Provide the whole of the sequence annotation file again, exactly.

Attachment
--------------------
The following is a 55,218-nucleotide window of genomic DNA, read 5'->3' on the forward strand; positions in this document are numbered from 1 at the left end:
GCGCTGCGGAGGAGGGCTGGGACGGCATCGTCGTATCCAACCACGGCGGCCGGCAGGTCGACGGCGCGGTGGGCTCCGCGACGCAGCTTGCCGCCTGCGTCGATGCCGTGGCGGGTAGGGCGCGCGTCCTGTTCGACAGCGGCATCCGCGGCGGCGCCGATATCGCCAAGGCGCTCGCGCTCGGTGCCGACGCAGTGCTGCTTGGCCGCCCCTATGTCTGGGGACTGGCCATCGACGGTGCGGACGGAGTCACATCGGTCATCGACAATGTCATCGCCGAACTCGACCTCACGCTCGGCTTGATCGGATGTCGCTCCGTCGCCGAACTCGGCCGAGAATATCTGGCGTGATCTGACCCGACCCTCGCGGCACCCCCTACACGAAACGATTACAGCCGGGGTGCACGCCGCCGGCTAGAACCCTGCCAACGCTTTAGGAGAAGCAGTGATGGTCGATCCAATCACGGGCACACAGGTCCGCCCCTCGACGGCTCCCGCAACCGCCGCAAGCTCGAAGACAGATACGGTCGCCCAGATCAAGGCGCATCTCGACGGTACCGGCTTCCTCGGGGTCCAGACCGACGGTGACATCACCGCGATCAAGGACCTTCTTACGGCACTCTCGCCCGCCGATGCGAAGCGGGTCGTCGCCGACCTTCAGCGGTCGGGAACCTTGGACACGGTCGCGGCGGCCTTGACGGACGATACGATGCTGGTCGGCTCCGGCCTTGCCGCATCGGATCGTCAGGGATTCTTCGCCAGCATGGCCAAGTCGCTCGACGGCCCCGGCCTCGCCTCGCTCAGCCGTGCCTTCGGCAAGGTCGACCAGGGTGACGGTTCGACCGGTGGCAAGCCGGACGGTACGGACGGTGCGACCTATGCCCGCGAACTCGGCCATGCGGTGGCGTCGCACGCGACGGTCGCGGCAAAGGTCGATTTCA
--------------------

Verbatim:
The following is a 55,218-nucleotide window of genomic DNA, read 5'->3' on the forward strand; positions in this document are numbered from 1 at the left end:
GCGCTGCGGAGGAGGGCTGGGACGGCATCGTCGTATCCAACCACGGCGGCCGGCAGGTCGACGGCGCGGTGGGCTCCGCGACGCAGCTTGCCGCCTGCGTCGATGCCGTGGCGGGTAGGGCGCGCGTCCTGTTCGACAGCGGCATCCGCGGCGGCGCCGATATCGCCAAGGCGCTCGCGCTCGGTGCCGACGCAGTGCTGCTTGGCCGCCCCTATGTCTGGGGACTGGCCATCGACGGTGCGGACGGAGTCACATCGGTCATCGACAATGTCATCGCCGAACTCGACCTCACGCTCGGCTTGATCGGATGTCGCTCCGTCGCCGAACTCGGCCGAGAATATCTGGCGTGATCTGACCCGACCCTCGCGGCACCCCCTACACGAAACGATTACAGCCGGGGTGCACGCCGCCGGCTAGAACCCTGCCAACGCTTTAGGAGAAGCAGTGATGGTCGATCCAATCACGGGCACACAGGTCCGCCCCTCGACGGCTCCCGCAACCGCCGCAAGCTCGAAGACAGATACGGTCGCCCAGATCAAGGCGCATCTCGACGGTACCGGCTTCCTCGGGGTCCAGACCGACGGTGACATCACCGCGATCAAGGACCTTCTTACGGCACTCTCGCCCGCCGATGCGAAGCGGGTCGTCGCCGACCTTCAGCGGTCGGGAACCTTGGACACGGTCGCGGCGGCCTTGACGGACGATACGATGCTGGTCGGCTCCGGCCTTGCCGCATCGGATCGTCAGGGATTCTTCGCCAGCATGGCCAAGTCGCTCGACGGCCCCGGCCTCGCCTCGCTCAGCCGTGCCTTCGGCAAGGTCGACCAGGGTGACGGTTCGACCGGTGGCAAGCCGGACGGTACGGACGGTGCGACCTATGCCCGCGAACTCGGCCATGCGGTGGCGTCGCACGCGACGGTCGCGGCAAAGGTCGATTTCA